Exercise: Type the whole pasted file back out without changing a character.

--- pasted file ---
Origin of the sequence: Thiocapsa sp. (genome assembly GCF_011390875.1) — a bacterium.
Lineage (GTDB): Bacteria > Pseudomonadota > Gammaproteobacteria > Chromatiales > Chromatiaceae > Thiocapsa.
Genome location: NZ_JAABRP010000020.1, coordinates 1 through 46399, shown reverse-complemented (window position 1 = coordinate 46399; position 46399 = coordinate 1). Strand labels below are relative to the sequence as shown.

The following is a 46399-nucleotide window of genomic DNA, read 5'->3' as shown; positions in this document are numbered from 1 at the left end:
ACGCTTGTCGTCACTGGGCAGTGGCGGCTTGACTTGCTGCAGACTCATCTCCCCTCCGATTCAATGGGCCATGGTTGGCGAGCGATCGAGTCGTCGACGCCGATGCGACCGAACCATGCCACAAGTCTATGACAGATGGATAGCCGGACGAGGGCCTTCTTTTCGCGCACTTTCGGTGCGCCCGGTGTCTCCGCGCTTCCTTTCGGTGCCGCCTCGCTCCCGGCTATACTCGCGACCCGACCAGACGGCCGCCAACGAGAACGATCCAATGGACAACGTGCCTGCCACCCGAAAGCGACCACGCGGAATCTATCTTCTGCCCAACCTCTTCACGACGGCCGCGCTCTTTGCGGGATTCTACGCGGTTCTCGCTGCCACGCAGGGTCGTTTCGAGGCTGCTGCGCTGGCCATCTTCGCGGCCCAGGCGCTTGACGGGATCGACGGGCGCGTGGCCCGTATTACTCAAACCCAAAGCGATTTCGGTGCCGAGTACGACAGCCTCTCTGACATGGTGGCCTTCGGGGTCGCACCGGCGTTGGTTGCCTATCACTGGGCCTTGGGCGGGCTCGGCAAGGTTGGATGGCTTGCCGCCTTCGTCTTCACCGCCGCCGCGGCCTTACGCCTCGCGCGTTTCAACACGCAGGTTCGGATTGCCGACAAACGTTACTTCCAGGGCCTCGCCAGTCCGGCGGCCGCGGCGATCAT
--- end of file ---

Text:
Origin of the sequence: Thiocapsa sp. (genome assembly GCF_011390875.1) — a bacterium.
Lineage (GTDB): Bacteria > Pseudomonadota > Gammaproteobacteria > Chromatiales > Chromatiaceae > Thiocapsa.
Genome location: NZ_JAABRP010000020.1, coordinates 1 through 46399, shown reverse-complemented (window position 1 = coordinate 46399; position 46399 = coordinate 1). Strand labels below are relative to the sequence as shown.

The following is a 46399-nucleotide window of genomic DNA, read 5'->3' as shown; positions in this document are numbered from 1 at the left end:
ACGCTTGTCGTCACTGGGCAGTGGCGGCTTGACTTGCTGCAGACTCATCTCCCCTCCGATTCAATGGGCCATGGTTGGCGAGCGATCGAGTCGTCGACGCCGATGCGACCGAACCATGCCACAAGTCTATGACAGATGGATAGCCGGACGAGGGCCTTCTTTTCGCGCACTTTCGGTGCGCCCGGTGTCTCCGCGCTTCCTTTCGGTGCCGCCTCGCTCCCGGCTATACTCGCGACCCGACCAGACGGCCGCCAACGAGAACGATCCAATGGACAACGTGCCTGCCACCCGAAAGCGACCACGCGGAATCTATCTTCTGCCCAACCTCTTCACGACGGCCGCGCTCTTTGCGGGATTCTACGCGGTTCTCGCTGCCACGCAGGGTCGTTTCGAGGCTGCTGCGCTGGCCATCTTCGCGGCCCAGGCGCTTGACGGGATCGACGGGCGCGTGGCCCGTATTACTCAAACCCAAAGCGATTTCGGTGCCGAGTACGACAGCCTCTCTGACATGGTGGCCTTCGGGGTCGCACCGGCGTTGGTTGCCTATCACTGGGCCTTGGGCGGGCTCGGCAAGGTTGGATGGCTTGCCGCCTTCGTCTTCACCGCCGCCGCGGCCTTACGCCTCGCGCGTTTCAACACGCAGGTTCGGATTGCCGACAAACGTTACTTCCAGGGCCTCGCCAGTCCGGCGGCCGCGGCGATCAT